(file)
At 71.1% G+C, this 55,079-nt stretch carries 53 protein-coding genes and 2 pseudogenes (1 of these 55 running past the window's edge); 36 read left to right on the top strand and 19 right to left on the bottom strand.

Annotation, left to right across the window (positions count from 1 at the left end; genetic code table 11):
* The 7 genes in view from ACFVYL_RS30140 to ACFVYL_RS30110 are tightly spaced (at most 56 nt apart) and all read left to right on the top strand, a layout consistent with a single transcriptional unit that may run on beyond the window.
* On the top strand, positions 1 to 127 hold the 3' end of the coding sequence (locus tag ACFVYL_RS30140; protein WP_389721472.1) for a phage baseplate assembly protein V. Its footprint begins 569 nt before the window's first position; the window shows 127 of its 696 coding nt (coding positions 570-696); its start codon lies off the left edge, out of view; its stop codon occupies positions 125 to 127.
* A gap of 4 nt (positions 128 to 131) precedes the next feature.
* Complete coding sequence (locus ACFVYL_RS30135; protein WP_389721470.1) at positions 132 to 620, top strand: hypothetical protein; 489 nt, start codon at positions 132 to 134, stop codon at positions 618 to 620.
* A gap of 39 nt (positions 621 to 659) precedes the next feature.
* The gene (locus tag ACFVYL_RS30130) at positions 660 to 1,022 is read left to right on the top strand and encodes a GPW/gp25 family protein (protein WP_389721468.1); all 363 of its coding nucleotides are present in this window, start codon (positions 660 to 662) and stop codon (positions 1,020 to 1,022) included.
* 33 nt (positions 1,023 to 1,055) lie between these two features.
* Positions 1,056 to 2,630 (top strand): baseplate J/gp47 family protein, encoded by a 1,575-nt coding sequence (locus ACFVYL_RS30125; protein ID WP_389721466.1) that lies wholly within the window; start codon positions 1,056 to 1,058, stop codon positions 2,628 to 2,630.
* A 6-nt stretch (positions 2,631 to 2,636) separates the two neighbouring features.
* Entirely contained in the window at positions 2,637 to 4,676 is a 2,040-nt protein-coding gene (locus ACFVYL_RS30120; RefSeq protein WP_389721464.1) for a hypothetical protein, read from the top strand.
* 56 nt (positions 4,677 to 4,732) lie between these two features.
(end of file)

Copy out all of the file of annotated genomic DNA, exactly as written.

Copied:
At 71.1% G+C, this 55,079-nt stretch carries 53 protein-coding genes and 2 pseudogenes (1 of these 55 running past the window's edge); 36 read left to right on the top strand and 19 right to left on the bottom strand.

Annotation, left to right across the window (positions count from 1 at the left end; genetic code table 11):
* The 7 genes in view from ACFVYL_RS30140 to ACFVYL_RS30110 are tightly spaced (at most 56 nt apart) and all read left to right on the top strand, a layout consistent with a single transcriptional unit that may run on beyond the window.
* On the top strand, positions 1 to 127 hold the 3' end of the coding sequence (locus tag ACFVYL_RS30140; protein WP_389721472.1) for a phage baseplate assembly protein V. Its footprint begins 569 nt before the window's first position; the window shows 127 of its 696 coding nt (coding positions 570-696); its start codon lies off the left edge, out of view; its stop codon occupies positions 125 to 127.
* A gap of 4 nt (positions 128 to 131) precedes the next feature.
* Complete coding sequence (locus ACFVYL_RS30135; protein WP_389721470.1) at positions 132 to 620, top strand: hypothetical protein; 489 nt, start codon at positions 132 to 134, stop codon at positions 618 to 620.
* A gap of 39 nt (positions 621 to 659) precedes the next feature.
* The gene (locus tag ACFVYL_RS30130) at positions 660 to 1,022 is read left to right on the top strand and encodes a GPW/gp25 family protein (protein WP_389721468.1); all 363 of its coding nucleotides are present in this window, start codon (positions 660 to 662) and stop codon (positions 1,020 to 1,022) included.
* 33 nt (positions 1,023 to 1,055) lie between these two features.
* Positions 1,056 to 2,630 (top strand): baseplate J/gp47 family protein, encoded by a 1,575-nt coding sequence (locus ACFVYL_RS30125; protein ID WP_389721466.1) that lies wholly within the window; start codon positions 1,056 to 1,058, stop codon positions 2,628 to 2,630.
* A 6-nt stretch (positions 2,631 to 2,636) separates the two neighbouring features.
* Entirely contained in the window at positions 2,637 to 4,676 is a 2,040-nt protein-coding gene (locus ACFVYL_RS30120; RefSeq protein WP_389721464.1) for a hypothetical protein, read from the top strand.
* 56 nt (positions 4,677 to 4,732) lie between these two features.